Serene and calm waters of the ocean are a blessing in disguise for the shipping fraternity all over the world. Otherwise rough weather, furious tides and the heavy monsoons ruin the pleasure of safe sailing.
Thanks to my husband- a captain in the Merchant Navy- I got a glimpse of what the business is all about. To start, many people wished me bon voyage, which is a goodbye to people going on a long sail! Many thought that Merchant Navy is like a cruise and that I would be sailing around the world. Spoiler alert! Its not that rosy and comfy as it sounds. And no, not all ships ‘cruise’ around the world.
The ship that I am aboard is called Jag Aanchal, a huge ship measuring 220m in length! It belongs to the Great Eastern Shipping Company and is on the Sikka-Mundra run. These are two ports in the Gulf of Kutch. So my ‘sailing experience’ is limited to only 2 hours at a go. But it’s not bad, as we are closer to the shore, we enjoy internet, mobile phones and other gadgets without which life would have been different.
Jag Aanchal is basically an oil tanker carrying various grades of diesel. You can compare it with a truck carrying diesel from one town to another, only difference been it sails, is heavier (thousands of tonnes) and is way more expensive, risky and complicated!
The experience that I am getting here is simply phenomenal. Even under pressure, people are very warm and friendly. And being a captain’s wife, I enjoy a lot of respect and attention. This sail has given me a chance of not only knowing what my husband does for a living but also to be disconnected (not really with the phone and internet) from the land and its people and enjoying some ‘me’ time.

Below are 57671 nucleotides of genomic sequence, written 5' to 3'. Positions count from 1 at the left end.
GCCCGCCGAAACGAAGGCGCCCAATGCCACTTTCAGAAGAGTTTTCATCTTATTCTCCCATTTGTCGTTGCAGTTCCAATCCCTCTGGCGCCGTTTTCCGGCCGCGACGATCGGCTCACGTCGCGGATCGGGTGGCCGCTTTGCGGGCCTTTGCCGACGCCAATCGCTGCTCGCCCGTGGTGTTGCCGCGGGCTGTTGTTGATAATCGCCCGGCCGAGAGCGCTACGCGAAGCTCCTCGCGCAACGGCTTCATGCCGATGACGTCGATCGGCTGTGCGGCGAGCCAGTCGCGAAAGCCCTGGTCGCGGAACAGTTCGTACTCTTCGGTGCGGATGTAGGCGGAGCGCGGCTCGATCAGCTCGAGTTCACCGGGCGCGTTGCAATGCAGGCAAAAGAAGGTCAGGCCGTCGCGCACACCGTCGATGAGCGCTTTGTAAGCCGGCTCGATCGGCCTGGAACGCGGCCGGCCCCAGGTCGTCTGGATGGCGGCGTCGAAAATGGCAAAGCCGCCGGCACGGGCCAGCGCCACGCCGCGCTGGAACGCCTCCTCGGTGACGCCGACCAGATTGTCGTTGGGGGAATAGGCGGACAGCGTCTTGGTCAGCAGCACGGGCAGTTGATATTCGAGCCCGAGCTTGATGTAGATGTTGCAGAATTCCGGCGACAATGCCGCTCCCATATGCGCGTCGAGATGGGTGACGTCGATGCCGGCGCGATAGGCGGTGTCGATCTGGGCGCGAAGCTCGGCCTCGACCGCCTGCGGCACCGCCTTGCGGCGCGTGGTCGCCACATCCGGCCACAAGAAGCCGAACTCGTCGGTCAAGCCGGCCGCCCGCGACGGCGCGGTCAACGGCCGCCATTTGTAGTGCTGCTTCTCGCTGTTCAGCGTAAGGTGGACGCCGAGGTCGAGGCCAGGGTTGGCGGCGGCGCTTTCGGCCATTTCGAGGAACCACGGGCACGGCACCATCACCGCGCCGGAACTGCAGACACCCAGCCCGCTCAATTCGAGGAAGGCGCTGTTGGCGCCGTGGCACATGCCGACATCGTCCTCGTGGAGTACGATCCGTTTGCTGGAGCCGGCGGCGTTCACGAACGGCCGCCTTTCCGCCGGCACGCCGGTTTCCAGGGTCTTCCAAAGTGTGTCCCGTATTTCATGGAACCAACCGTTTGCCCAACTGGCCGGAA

The way this ship is built is such a mystery. It carries thousands of tonnes of diesel and has a boiler with high temperature, it is so overwhelming! I get scared hearing the amount of oil we carry and the temperatures and turbulence around. There is so much pressure that my husband has here, managing the ship and the crew. And yes, they have deadlines too, just like journalists. The only difference being theirs are closer to being dead!
When one says that I’m on the port, its not the ferry port we talk about. These ports are way inside the sea, 3-2kms and are connected by bridges and roads. Imagine such a big ship cant sail if the water is below 10m. I ‘landed’ once in my 18 days aboard and had to wait for umpteen number of port clearances and checks. But a walk on land after 15 days was worth it!
Now, we are heading towards Sikka to load the ship with diesel, only to get back to here, Mundra!!
(Keep watching this space, more stories coming up!)(Pics show some of the Great Eastern Company's ships)